Magnetic tracers have emerged as a way to map ductal carcinoma in situ (DCIS) in patients, avoiding unnecessary sentinel lymph node biopsy and its inherent risks for patients. Researchers have touted its ease of use and cost-effectiveness.
"There's enough information already based on success for surgeons and patients to incorporate this into use today," said Dr. David Weintritt from Inova Health in Alexandria, VA. "It's very important when things like this come along to provide a service where nothing else can."
About 20% of patients with a preoperative DCIS diagnosis have invasive breast cancer on definitive histology, research suggests. This means sentinel lymph node dissection is needed.
While biopsy is unnecessary in most cases and could lead to lymphedema on rare occasions, radiologists have been challenged by how to accurately predict which women with a DCIS diagnosis will have invasive breast cancer.
Through "delayed" sentinel lymph node biopsy, magnetic tracers can be injected in the area of interest by radiologists and remain in place for up to 30 days. Doctors can mark the nodes nearest to the DCIS, perform the mastectomy, and wait for pathologic analysis to confirm if it is invasive. Biopsy is performed only if the cancer is invasive.
The injection takes a few seconds and clinicians massage the area for several minutes to stimulate activity while the patient is under anesthesia. The tracer contains no radiation, and its core contains iron oxide.
"If 80% don't need a sentinel node biopsy, but you don't have a method of mapping someone after a mastectomy, then the beauty of the magnetic tracing technique is you get mapping during surgery and then make a decision about whether you need to remove the node up to three or four weeks later, maybe longer," Weintritt said.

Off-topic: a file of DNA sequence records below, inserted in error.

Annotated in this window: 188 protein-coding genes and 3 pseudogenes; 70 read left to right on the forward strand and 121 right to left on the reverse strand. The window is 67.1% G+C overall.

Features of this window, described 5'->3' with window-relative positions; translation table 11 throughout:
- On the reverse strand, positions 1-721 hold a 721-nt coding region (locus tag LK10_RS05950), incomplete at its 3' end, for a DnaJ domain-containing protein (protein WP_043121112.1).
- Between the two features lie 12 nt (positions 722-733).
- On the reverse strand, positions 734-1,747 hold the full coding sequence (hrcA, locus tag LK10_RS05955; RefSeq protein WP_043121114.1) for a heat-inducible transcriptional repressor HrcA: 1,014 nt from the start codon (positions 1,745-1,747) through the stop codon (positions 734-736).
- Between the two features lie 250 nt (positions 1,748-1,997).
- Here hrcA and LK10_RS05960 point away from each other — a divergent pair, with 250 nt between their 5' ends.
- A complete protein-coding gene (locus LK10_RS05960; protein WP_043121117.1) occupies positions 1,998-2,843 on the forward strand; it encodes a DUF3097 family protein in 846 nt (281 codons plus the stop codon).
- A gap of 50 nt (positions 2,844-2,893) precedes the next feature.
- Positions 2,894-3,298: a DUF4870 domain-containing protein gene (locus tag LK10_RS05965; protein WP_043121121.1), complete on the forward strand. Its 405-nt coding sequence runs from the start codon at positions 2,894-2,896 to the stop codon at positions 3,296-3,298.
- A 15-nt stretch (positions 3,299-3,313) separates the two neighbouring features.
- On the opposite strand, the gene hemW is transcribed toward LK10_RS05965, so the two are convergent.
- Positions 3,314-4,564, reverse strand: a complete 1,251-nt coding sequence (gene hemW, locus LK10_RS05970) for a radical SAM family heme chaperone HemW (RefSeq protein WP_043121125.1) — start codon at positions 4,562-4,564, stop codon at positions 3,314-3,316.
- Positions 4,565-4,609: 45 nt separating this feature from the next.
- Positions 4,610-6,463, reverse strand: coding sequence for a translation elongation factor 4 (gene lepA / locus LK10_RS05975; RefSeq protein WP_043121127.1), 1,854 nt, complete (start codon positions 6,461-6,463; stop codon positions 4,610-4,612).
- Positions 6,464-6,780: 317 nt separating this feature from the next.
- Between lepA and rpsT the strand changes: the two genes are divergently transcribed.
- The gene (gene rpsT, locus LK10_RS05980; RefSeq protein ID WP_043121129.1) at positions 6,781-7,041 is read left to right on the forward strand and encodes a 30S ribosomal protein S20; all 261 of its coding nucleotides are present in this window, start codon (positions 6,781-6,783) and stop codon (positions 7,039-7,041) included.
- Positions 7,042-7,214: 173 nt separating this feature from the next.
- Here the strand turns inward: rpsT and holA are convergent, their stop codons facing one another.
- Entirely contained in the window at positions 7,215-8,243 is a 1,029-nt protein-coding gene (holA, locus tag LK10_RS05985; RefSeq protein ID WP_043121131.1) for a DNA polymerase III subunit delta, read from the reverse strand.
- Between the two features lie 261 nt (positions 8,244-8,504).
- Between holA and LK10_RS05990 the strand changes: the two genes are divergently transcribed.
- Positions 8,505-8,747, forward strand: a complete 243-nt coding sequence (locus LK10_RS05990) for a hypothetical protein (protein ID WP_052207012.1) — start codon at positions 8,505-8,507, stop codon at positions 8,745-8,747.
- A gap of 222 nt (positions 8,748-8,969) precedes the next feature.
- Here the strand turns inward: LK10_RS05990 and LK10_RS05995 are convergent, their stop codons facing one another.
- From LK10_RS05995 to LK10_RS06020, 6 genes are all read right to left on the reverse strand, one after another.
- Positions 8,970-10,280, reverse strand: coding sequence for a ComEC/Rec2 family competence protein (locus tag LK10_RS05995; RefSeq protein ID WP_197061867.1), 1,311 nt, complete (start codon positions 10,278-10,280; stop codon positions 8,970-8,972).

Weintritt started performing breast surgery in the Inova system in 2003 and founded the National Breast Center in 2012 and National Breast Center Foundation in 2014 He began performing surgeries with magnetic tracing in 2020.
Recent research suggests this procedure's promise as well. A 2019 study led by Uppsala University Hospital found that 78.3% of patients avoided biopsy and that costs were reduced by an average of 24.5% in women without invasive breast cancer. Researchers are continuing to study this area in their trial known as Sentinot_2.
Another study presented in 2021 by University Hospitals Cleveland researchers demonstrated with a novel tracer that this procedure reduced surgical interventions in 87% of cases. The research was presented at the American Society of Breast Surgeons annual meeting.
However, Weintritt said experience and special instrumentation are needed to use this procedure. With the metallic component of magnetic tracing, there can "easily" be a false positive or difficulty in finding small lymph nodes. Also, patients who are allergic to dextran (used to coat the tracer's core) or iron oxide should not undergo this procedure, as well as those who may be prone to hemochromatosis.
"It [technique] requires understanding the parameters of what will and what will not result in success, and screening of patients to see who would meet those contraindications," Weintritt said.
Weintritt also said that while DCIS may not be viewed as life or death for patients, having techniques that prevent complications down the road are beneficial and important for patient quality of life.
"If you take this group and subject, five, eight, or 10% of them to a risk that becomes a lifetime impediment, it's really important to focus on techniques like this," he said. "You have a patient population that is predicted to survive their cancer, so it really is upon us to make sure that survival is combined with quality of life."